The singer addressed the note to "J," a possible reference to actor John Enos (whom the singer briefly dated). The note is part of Gotta Have Rock and Roll's "Rock & Roll Pop Culture Auction" launching on Wednesday, July 19th.
The icon vented throughout the letter about being "punished" for her innovative and risqué work, while "less interesting and exciting people are reaping the benefits of the roads [she] paved."
"Maybe this is what black people felt like when Elvis Presley got huge," she wrote. "It's so unequivocally frustrating to read that Whitney Houston has the music career I wish I had and Sharon Stone has the film career I'll never have. Not because I want to be these women because I'd rather die, but they're so horribly mediocre and they're always being held up as paragons of virtue and some sort of measuring stick to humiliate me.
"Everything I do is so original and unique, and I put so much of myself into it, like my book and record, and it's only brought me heartache and pain," she continued. "I don't think I can play the game to be accepted. I'm too intelligent. I have too much pride."
Elsewhere in the intimate note, Madonna described her overall life outlook as "black black black," adding, "I feel I've lost the fight and now I feel I have no career, no family, nothing permanent or tangible."
Stone responded to Madonna directly via Instagram, squashing any gossipy attempts to pit the stars against each other.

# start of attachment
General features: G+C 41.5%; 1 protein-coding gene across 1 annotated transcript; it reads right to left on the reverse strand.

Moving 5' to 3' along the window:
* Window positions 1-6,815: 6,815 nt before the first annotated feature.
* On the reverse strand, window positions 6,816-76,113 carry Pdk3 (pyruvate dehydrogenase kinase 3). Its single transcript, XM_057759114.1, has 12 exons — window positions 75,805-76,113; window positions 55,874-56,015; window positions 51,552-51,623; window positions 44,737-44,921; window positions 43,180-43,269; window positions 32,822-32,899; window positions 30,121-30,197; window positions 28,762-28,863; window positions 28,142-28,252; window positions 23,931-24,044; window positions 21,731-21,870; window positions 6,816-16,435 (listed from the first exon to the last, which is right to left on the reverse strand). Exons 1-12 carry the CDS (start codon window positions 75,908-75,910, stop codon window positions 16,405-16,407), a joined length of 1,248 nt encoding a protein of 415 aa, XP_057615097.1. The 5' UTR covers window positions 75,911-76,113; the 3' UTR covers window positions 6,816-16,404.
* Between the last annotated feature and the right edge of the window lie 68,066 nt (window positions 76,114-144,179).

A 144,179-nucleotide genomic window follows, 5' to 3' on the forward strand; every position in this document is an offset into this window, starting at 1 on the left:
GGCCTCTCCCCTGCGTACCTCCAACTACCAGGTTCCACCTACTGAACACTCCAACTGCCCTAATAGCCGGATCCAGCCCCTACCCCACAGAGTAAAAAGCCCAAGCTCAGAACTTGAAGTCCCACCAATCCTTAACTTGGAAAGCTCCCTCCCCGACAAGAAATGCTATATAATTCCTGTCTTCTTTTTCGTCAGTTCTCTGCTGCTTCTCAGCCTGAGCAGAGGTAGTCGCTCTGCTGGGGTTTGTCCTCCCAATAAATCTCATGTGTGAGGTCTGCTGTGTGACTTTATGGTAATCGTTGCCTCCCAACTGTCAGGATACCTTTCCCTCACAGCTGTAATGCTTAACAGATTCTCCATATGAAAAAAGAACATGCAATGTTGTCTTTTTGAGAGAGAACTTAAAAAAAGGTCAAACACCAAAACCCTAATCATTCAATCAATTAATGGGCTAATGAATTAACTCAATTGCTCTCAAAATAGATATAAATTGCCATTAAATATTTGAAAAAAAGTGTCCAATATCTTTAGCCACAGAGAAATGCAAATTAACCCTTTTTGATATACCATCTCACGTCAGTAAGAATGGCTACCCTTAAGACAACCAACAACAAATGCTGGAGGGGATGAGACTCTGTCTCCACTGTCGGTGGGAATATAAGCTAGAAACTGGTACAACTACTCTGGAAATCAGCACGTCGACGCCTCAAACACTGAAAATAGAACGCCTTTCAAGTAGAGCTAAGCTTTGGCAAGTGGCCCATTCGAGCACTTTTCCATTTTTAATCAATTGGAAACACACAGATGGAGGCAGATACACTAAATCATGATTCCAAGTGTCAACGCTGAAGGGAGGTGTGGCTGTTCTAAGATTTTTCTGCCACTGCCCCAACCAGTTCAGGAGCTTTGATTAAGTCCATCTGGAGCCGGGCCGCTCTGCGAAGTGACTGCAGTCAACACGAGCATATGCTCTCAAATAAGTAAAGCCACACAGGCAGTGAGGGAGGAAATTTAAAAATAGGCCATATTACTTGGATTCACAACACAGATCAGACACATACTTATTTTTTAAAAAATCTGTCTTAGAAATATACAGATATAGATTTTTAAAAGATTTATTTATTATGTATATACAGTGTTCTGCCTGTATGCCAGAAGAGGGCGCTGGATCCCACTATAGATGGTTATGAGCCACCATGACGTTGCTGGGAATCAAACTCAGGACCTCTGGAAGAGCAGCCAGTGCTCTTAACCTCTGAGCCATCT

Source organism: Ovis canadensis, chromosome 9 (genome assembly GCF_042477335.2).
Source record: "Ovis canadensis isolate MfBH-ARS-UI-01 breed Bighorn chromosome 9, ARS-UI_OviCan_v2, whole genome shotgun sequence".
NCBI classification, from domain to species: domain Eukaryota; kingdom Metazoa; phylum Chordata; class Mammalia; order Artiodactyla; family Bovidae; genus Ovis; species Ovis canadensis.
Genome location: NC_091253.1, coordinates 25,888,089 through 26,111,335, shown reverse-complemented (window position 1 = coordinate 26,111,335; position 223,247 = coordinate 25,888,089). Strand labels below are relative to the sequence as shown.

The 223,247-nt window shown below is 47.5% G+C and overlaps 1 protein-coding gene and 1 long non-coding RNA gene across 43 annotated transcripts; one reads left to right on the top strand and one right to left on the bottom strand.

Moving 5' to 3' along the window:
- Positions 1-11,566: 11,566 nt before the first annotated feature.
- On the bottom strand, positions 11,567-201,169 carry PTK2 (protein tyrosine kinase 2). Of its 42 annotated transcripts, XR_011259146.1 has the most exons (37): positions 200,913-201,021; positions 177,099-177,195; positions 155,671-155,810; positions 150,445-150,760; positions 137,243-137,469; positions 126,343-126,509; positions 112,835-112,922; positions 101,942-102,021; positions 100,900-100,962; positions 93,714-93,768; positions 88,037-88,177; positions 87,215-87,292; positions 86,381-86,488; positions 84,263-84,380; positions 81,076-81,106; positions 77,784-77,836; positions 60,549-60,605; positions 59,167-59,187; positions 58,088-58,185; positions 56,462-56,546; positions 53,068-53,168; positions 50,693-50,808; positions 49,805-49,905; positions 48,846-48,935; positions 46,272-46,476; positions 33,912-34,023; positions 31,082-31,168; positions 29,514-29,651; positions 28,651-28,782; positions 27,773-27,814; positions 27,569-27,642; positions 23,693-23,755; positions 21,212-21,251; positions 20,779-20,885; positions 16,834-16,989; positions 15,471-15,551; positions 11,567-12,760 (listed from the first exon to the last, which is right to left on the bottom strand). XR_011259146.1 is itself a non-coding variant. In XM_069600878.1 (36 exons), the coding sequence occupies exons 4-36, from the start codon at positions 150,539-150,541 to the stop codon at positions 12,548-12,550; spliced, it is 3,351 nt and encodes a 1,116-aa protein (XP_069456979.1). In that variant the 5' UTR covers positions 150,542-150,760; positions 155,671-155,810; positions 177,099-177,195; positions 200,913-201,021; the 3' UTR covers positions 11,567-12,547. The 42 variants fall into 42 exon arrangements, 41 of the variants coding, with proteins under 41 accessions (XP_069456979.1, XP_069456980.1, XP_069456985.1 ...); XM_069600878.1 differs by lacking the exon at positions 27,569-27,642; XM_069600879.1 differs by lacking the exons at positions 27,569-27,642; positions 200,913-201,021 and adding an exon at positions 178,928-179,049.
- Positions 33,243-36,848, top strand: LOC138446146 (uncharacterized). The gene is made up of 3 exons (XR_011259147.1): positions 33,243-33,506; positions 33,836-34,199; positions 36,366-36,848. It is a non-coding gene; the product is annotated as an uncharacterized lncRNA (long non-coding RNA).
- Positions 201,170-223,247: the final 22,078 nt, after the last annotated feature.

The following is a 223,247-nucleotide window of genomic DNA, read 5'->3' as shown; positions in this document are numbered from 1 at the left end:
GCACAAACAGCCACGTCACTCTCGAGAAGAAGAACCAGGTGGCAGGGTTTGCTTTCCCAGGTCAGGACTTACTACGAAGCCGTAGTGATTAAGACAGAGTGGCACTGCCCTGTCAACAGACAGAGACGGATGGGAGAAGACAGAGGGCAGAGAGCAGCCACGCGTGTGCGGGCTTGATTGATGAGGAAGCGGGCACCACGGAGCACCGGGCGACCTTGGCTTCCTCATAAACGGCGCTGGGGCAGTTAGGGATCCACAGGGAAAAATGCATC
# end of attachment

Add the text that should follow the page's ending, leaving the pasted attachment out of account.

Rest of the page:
"First, I think it’s absurd that anyone is publishing your private letters," she wrote. "Know that I am your friend. I have wished to be a rock star in some private moments … have felt as mediocre as you described. We know, as only those who have survived so long that owning our own mediocrity is the only way to own our own strengths; to become all that we both have become. I love and adore you."
Dear @madonna, First, I think it’s absurd that anyone is publishing your private letters. Therefore; I publish publicly. Know that I am your friend. I have wished to be a rock star in some private moments… have felt as mediocre as you described. We know, as only those who have survived so long that owning our own mediocrity is the only way to own our own strengths; to become all that we both have become. I love and adore you; won’t be pitted against you by any invasion of our personal journeys. Sharon
As Buzzfeed notes, Madonna admitted in a mid-Nineties interview with Entertainment Tonight that she had nightmares about her chart rivalry with Houston.
"I dreamt that I opened up Billboard Magazine and my song had dropped to Number Three and Whitney Houston's had gone to Number One," she said. "And then I went down to my voice teacher's studio, where I take lessons, and I walked in, and she was humming Whitney Houston's song. And I was devastated. This is what I'm dreaming about!"